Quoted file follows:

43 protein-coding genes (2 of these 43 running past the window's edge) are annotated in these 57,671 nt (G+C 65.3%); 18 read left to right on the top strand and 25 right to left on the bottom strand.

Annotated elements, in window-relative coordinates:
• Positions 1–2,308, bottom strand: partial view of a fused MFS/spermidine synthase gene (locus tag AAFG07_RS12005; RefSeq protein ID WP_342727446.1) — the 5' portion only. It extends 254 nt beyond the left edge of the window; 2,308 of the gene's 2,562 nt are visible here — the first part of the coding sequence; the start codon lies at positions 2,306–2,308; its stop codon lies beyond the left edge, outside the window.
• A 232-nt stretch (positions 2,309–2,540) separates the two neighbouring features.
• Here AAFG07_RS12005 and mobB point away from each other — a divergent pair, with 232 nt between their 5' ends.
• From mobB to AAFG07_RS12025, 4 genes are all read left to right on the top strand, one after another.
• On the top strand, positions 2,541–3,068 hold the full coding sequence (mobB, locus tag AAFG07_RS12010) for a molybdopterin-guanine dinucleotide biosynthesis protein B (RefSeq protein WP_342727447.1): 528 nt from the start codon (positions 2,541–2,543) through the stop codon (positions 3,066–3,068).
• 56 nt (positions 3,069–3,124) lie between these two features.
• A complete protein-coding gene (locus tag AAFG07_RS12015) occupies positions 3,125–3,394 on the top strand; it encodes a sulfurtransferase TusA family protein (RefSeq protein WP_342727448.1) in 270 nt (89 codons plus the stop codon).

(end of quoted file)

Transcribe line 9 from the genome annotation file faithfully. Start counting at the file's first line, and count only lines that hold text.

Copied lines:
• A complete protein-coding gene (locus tag AAFG07_RS12015) occupies positions 3,125–3,394 on the top strand; it encodes a sulfurtransferase TusA family protein (RefSeq protein WP_342727448.1) in 270 nt (89 codons plus the stop codon).